The powerful comfort in having a Teddy bear

By George Stahl

In a world where very scary stuff is real, we are lucky enough to have a day when we can feel a little safer, and comforted knowing we have a friend who will not turn us away. We celebrate that special friend by honoring him or her today. Sept. 9 is and has always been “Teddy Bear Day.” Now, before you see this as a waste of your time, please, read on. I think you will find that nothing could be further from the truth.

It was in 1902 when then-President Theodore Roosevelt was hunting in a forest area of Mississippi. With him on that trip, as on most of his hunting expeditions, was a corps of the press. Also with him and witness to the event that was going to happen, were men from the Secret Service. No surprise, except that the Secret Service was established in 1865 by President Grant to suppress counterfeiting, but Roosevelt was the first president to use them as his guards after the assassination of his predecessor, William McKinley. They have never left the president’s side since.

Meanwhile, back on the hunt, the entourage is stealthily moving through the woods when suddenly, Roosevelt is face to face with a bear. A young one. Theodore refuses to shoot the bear, and the press pick up on that as merciful, and they see the bear as a celebrity. All celebrities have a name, and that bear, in the woods, that day, became known to the whole country as ‘Teddy Bear.’

Well, you can imagine, Teddy Bear was a national sensation. Every kid in America wanted one. Teddy had no competition. There is not another bear like him, nor are there any other toys that can claim a relationship with a President of the United States. For 42 years Teddy was King. Children who had a Teddy Bear were loyal to their bear. No other one could take its place, and no other one was as real to them as their own. He was truly their best friend.

Then, in 1937, President Franklin D. Roosevelt, who was a distant cousin of Theodore, began a campaign to help the forest service with its fight against wild fires. Before his death in 1945, just before the end of WWII, at Franklin’s approval, a poster featuring a bear wearing Jeans and a Ranger’s hat named Smokey spread across the country. The Roosevelts seemed to have an affinity for bears. Unfortunately, Smokey would not have a persona until the mid-1950s, so Teddy was still the children’s choice.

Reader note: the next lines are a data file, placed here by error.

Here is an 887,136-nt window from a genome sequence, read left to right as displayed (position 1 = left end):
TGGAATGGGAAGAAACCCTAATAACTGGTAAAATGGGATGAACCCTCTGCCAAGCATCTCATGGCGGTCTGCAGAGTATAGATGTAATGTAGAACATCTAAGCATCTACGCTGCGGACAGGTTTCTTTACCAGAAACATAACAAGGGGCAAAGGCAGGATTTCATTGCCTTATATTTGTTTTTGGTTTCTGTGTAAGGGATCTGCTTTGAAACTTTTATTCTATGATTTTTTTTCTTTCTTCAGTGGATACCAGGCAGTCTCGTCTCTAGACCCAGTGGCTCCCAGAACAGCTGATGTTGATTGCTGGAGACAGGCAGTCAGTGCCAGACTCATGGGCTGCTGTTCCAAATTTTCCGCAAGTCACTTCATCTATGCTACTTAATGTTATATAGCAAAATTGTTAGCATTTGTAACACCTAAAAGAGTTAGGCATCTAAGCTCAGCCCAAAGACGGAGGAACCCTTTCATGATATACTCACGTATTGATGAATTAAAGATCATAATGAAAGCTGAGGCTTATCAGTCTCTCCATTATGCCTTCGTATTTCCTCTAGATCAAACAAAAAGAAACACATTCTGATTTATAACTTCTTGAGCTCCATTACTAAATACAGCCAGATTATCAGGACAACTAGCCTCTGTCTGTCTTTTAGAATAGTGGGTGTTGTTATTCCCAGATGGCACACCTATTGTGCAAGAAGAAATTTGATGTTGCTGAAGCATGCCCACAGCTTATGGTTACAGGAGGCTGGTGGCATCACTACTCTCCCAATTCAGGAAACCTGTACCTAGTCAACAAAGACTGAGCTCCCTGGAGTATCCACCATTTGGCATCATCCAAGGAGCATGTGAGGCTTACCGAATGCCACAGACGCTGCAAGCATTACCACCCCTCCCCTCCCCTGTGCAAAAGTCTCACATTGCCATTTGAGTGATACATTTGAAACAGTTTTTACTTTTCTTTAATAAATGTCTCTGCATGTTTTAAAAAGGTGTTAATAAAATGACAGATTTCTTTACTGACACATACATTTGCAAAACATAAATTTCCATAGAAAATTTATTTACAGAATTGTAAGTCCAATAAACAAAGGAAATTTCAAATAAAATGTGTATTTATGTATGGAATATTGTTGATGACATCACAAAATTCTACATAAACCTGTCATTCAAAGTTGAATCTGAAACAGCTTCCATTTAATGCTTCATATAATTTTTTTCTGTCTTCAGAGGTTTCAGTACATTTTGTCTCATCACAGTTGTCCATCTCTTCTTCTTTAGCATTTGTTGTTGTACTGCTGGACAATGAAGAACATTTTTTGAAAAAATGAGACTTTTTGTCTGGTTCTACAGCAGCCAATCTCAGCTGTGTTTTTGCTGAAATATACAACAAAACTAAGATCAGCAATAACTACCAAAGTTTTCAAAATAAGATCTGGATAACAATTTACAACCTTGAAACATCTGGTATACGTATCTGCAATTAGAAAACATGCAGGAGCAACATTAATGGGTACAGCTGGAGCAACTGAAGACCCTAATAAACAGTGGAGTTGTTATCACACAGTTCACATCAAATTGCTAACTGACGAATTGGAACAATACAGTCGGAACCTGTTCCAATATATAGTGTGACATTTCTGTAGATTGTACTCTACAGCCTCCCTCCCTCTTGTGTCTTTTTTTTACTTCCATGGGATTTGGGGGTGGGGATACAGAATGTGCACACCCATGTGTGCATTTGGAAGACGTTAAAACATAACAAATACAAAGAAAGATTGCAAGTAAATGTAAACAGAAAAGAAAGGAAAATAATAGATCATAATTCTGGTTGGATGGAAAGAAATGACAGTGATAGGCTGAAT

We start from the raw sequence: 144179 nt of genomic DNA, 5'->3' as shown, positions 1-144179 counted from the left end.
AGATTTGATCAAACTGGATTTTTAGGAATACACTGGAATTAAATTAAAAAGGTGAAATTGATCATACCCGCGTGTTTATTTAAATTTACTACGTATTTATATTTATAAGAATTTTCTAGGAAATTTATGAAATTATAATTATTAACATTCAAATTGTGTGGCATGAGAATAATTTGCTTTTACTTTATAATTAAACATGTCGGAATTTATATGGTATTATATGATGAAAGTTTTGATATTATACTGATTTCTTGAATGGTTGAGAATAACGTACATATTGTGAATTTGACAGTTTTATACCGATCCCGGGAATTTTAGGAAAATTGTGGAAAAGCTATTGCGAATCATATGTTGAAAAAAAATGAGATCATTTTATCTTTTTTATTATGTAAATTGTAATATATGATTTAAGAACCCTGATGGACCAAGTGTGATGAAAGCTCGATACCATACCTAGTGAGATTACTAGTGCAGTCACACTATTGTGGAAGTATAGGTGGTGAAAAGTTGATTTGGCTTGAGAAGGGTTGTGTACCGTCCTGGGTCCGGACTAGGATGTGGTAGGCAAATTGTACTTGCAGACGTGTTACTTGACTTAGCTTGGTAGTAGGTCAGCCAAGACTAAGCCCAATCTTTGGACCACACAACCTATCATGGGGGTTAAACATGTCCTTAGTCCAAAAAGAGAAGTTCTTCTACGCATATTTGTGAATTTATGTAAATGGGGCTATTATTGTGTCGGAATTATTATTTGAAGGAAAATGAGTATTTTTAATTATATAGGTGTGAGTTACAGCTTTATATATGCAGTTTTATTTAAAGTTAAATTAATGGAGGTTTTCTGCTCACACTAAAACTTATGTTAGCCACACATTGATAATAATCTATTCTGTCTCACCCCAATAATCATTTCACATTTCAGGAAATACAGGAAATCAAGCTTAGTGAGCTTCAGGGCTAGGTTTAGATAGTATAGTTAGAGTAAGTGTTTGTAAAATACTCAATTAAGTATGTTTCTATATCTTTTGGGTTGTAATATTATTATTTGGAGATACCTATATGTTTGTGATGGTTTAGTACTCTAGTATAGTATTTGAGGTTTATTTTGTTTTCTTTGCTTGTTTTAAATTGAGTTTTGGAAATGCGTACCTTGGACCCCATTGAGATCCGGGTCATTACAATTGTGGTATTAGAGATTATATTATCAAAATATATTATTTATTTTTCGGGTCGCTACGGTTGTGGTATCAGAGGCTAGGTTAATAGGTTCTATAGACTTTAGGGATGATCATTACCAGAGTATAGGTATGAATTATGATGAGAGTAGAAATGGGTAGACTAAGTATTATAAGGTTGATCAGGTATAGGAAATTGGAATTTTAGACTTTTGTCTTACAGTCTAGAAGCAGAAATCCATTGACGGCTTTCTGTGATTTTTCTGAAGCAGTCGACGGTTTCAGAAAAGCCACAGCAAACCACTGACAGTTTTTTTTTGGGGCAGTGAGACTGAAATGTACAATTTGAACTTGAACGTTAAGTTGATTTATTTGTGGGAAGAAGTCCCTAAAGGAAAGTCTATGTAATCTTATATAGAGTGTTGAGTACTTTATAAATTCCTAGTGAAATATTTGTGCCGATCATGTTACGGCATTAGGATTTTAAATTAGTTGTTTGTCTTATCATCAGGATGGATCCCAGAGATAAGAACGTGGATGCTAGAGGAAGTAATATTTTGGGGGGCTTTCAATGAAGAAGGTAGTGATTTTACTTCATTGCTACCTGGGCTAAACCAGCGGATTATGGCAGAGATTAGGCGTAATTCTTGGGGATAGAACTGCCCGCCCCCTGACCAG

As those children grew up and the world around them changed, Teddy, it seemed would have more time to himself. Just when it seemed that children outgrew the need for Teddy, something would happen in their lives that drew them back to him as their source of solace. This probably happened more for girls than it did for boys, but still, Teddy was not far from the ‘stronger more stoic sex.’ Hanging around somewhere in a closet or under a bed, just within reach if an emergency should happen.

Well, are we in one of those emergencies now! We have COVID-19. Unrest in the streets, uncertainty in our minds and doubt in our hearts. We have plenty of time nowadays to think about all of that stuff too.
It’s not like we have a lot to keep our minds off of it, and to occupy us with other things. Reaching for Teddy in the quiet darkness of our room might be just what the doctor ordered.

If that soft, cuddly little brown bear could quiet the air raid sirens and the blasts of the bombs as they hit London, or keep the thoughts of whether or not our fathers were safe in some Asian jungle, or if our dad’s or mom’s made it through their tour in an arid desert in the Middle East, or rocky mountain landscape halfway across the world from us, then maybe, holding Teddy now, or thinking of holding him back then, could ease our minds about the prospects of our future in these most uncertain times.

There is no more reliable, no more confidential companion than a Teddy Bear for a child. As a kid you could tell him all of your fears, all of your dreams and all of your hopes for the next day. He listened, not judging, not complaining, and not arguing.

He just sat there in your arms, and looked at you with his brown eyes and half smile, and all he ever said was, “It’ll be alright. You’ll see. Now, hold me and we’ll have a goodnight sleep.” Then as you laid down and held him tight to your chest, he whispered, “I promise.”

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